Manufacturer Files

Manufacturer Files: Masonic

Masonic has been passed through several different hands over the past 100 years, under different owners and even different names, but the tooling and the knowledge has remained consistent over the course of a century,” says Mike Jeffreys, owner and director of the manufacturer which provides authentic Freemason/masonic jewellery for men and women.

Mike has been the owner of the business for nearly two-and-half years, which was formerly Midland Masonics and before that traded as Lodge Jewellery. “Before even that it was J H Wynn,” he adds, “and it’s probably had other names before that, going back to the 1920s, in what can be considered the Peaky Blinders days.”

Related Articles

One of the most unique products it manufactures is a reversible signet ring that has a section that swivels, showcasing a different design on each side. “On one side people can have their initials, monograms and on the other their family crest, for example, which offers a lot of flexibility,” explains Mike.

The company uses very traditional methods for crafting its jewellery, utilising stamping presses, where jewellers take a piece of gold or silver and stamp a masonic symbols, and vitreous enamelling, where powdered glass is melted on to a ring to give it its colours, to create its pieces. Mike considers these to be “dying arts”, and says this is because “nobody” has been manufacturing this kind of jewellery for “quite a number of years”, due to the pieces being “very difficult to make, with many processes and containing numerous secrets”.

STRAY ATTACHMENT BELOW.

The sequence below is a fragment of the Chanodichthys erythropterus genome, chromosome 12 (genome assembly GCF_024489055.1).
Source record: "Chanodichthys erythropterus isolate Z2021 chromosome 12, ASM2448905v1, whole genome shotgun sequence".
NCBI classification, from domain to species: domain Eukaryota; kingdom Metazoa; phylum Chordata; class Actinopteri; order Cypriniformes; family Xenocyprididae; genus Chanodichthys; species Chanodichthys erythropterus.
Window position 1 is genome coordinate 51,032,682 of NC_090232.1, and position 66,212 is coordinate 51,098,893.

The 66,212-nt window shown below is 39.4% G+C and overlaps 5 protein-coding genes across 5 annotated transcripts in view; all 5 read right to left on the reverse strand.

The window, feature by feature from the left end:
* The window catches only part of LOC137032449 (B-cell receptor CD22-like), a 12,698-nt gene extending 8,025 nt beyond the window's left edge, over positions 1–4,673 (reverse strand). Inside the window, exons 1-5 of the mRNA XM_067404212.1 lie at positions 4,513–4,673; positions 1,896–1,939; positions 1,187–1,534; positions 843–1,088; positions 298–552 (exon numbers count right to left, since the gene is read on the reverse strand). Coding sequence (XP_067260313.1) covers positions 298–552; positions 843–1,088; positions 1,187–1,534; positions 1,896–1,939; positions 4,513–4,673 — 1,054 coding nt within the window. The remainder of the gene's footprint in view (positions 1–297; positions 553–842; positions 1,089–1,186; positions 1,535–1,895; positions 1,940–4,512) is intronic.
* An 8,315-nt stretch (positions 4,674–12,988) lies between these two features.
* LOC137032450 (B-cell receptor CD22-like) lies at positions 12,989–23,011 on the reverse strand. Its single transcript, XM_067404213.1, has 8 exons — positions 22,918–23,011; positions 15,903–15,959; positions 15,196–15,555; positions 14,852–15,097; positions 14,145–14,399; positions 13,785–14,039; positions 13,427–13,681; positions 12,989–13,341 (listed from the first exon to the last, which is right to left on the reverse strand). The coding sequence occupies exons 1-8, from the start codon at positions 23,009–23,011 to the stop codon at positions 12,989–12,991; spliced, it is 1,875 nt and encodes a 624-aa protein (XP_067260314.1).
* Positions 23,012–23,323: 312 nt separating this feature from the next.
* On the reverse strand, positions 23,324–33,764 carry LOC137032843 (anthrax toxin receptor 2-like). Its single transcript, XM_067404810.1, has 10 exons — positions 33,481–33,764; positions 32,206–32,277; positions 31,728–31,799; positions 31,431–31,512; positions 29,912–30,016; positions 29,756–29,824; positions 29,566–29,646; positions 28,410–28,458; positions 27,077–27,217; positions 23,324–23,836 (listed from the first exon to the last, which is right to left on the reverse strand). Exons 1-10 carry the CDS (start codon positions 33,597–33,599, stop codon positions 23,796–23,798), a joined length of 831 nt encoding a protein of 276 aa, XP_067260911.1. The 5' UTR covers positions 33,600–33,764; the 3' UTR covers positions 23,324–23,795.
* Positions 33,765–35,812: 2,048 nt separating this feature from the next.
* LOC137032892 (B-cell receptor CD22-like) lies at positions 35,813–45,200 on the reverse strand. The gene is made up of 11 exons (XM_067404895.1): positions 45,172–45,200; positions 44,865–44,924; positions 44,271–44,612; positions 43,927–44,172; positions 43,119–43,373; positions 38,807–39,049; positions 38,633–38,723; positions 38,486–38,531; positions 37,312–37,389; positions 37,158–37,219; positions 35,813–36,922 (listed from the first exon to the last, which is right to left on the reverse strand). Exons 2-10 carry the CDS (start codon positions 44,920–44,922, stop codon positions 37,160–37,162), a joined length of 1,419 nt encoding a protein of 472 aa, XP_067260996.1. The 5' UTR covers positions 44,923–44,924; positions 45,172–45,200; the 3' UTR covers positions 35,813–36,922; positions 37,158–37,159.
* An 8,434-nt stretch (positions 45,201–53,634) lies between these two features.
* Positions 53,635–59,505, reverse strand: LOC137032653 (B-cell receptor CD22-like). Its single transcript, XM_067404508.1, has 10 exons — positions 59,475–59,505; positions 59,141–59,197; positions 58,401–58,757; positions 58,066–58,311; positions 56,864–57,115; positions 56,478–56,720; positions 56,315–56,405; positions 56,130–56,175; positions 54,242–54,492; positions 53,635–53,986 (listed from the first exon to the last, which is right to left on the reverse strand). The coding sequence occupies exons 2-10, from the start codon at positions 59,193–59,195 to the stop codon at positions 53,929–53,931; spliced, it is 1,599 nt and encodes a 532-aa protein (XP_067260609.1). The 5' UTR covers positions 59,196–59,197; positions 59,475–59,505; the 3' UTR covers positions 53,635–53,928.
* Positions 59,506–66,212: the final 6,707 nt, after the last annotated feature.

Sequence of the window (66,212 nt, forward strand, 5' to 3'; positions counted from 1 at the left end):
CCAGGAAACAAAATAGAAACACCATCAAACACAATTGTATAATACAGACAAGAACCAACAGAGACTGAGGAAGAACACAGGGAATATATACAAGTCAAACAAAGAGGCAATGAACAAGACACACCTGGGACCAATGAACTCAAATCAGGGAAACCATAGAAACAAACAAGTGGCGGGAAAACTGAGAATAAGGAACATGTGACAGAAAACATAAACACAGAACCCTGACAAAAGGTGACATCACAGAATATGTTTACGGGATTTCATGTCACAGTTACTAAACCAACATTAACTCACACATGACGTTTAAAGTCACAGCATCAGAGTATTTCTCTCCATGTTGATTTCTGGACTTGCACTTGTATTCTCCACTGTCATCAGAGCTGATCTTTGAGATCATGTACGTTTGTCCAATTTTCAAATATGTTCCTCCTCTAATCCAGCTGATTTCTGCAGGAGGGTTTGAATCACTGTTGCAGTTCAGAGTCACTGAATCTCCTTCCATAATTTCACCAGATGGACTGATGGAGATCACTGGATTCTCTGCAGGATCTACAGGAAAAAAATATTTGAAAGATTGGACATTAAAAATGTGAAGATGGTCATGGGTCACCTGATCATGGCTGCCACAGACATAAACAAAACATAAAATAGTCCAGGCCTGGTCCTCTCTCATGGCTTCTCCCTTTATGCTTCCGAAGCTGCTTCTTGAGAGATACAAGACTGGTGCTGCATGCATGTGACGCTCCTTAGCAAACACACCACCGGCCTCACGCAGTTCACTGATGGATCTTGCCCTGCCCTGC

The masonic orbs it sells, for example, are made up of about 15 different stamped pieces, all put together by hand. Mike says that jewellers need to have the technical knowledge on how to put it all together, making it similar to a puzzle. He notes that it requires very high precision and is done entirely by hand, all without the assistance of machines – due to the fact that “no machine that would be able to do this”.

But as a result of the skill needed to craft these items, Mike says the jewellery market has been very limited in terms of these products for many years, and goes on to say that people who want this kind of jewellery either have to “scour” second hand shops, pawn brokers or the internet to try and find them – as just second hand items. But despite this, the demand is there, insists Mike, as Masonic has sold its product to a number of countries throughout the world, including America, Australia, Zimbabwe, Botswana, Bolivia, China, Japan and Russia to name a few.

He notes that the key to maintaining a good relationship with its stockists and customer comes down to both service and price. “Those are the only two things they mainly focus on, he adds, “and its important to maintain high standards with the products and communicate well, in addition to having dedicated people working on the project.”